Lessons Learned From Managing A Real Estate Project

A potential client was about to undergo a real estate project and made us aware that, since it was a turnkey transaction and relativity small, he was going to handle the project himself. He said his past experience within facilities and overall knowledge in real estate would help him complete the project without our help.


Periodically over the next several months when we would catch up he started to ask how we could help him and how soon we could get involved. At the start of the real estate project, he was unaware of the time commitment and resources required to ensure a successful project. As change orders started to roll in during construction, he knew he was over his head. His new motto soon became, “What you don’t know… you don’t know” and asked for us to get involved.


While we were able to help him complete his real estate project there were several important lessons learned along the way.

  1. Our client had selected vendors solely based on lowest price. From there, he frequently negotiated vendors’ pricing down even further. At the time, he was proud of the significant savings he had recovered but, he ended up paying for it at the end. The results of hiring a non-reputable service provider based on lowest price was a final product of poor workmanship and even worse customer service and communication throughout the project. Our client had also failed to properly level the bids which resulted in the “lowest cost provider” leaving off nights/weekend rates; thus resulting in significant change orders along the way.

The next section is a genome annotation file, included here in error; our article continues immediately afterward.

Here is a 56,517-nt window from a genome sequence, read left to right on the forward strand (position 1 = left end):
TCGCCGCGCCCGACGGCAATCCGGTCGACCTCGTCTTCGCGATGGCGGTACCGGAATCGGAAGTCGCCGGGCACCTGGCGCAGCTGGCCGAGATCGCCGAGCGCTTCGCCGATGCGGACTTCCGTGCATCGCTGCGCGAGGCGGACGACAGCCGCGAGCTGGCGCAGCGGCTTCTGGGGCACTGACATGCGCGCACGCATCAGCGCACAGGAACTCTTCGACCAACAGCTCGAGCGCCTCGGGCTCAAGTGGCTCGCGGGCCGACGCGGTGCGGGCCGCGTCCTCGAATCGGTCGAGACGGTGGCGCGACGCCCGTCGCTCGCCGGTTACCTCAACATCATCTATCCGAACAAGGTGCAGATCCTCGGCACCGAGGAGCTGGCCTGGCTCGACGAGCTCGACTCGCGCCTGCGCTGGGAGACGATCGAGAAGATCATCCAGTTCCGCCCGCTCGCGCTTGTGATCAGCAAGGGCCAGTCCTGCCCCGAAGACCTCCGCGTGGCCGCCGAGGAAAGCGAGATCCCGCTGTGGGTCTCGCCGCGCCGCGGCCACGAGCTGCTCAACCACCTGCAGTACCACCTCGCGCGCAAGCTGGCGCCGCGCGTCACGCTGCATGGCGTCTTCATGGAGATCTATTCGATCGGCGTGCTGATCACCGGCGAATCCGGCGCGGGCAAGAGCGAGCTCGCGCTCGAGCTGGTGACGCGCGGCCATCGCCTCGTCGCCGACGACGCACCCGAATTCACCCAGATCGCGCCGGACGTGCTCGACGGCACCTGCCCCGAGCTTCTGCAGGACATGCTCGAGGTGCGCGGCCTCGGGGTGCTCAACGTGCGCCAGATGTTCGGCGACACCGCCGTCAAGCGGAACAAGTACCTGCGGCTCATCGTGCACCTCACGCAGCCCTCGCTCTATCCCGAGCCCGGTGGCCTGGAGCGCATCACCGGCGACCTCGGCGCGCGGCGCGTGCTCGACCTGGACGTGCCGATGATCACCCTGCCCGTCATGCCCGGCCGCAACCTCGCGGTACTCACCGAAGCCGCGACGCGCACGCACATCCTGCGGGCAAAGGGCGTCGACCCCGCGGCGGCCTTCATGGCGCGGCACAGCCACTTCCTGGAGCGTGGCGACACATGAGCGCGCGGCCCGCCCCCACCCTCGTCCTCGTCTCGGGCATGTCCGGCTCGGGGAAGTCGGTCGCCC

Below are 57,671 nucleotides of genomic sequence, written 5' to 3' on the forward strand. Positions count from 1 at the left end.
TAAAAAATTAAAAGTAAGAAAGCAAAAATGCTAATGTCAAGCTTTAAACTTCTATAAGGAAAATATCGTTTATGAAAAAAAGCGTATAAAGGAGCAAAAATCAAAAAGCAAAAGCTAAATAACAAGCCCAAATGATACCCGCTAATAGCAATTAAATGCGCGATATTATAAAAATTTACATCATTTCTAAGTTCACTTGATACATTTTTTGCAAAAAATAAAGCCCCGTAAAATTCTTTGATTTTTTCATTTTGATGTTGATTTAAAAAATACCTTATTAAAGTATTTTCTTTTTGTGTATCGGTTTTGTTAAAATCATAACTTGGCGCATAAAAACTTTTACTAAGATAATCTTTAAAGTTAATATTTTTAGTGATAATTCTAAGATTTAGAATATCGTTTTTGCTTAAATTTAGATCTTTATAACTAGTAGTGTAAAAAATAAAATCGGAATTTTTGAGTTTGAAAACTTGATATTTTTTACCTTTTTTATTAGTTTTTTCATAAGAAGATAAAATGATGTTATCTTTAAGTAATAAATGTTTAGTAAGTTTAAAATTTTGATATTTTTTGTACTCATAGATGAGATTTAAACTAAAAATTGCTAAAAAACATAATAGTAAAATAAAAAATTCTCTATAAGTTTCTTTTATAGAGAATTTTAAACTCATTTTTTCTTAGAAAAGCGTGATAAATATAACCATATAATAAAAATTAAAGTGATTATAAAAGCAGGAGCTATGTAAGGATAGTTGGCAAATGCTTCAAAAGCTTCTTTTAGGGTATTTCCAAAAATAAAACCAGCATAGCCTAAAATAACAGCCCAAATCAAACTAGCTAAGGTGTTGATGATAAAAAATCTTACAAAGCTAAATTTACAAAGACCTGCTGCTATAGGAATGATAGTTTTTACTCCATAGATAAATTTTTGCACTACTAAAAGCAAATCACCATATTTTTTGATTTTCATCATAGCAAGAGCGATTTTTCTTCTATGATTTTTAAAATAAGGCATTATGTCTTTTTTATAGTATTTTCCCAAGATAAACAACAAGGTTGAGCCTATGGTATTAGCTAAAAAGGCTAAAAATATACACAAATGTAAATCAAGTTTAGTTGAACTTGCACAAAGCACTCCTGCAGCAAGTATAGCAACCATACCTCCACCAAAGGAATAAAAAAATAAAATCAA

2. Our client failed to realize the amount of time required to properly communicate with all parties/vendors throughout the project. Our client thought project communications would simply be with the architect and general contractor but failed to realize he had to communicate with the building management, IT consultant, security consultant, furniture vendor, his internal staff, etc. Emails and phone calls started to pour in and he quickly realized he had to communicate with all parties in order to keep his project on schedule.
  3. Our client failed to realize how important the local marketplace would impact his project. Lead times on certain items changed the way he had to schedule his project. He also failed to consider local permitting processes, labor shortages and union/non-union workforce.


Managing a real estate project isn’t for everyone and our client learned the unfortunate way. Although his general construction experience was a valuable asset, he quickly learned that managing a project requires significant intellectual capital as well as a full engagement to the project; in order to have successful.


Related: What is a real estate project 

Stephen Fean
Stephen Fean is the Vice President of Business Development at Watchdog Real Estate Project Managers, a real-estate consulting firm that provides owner’s representation and project management services. More about Watchdog Real Estate Project Managers as well as additional blog posts can be found here.
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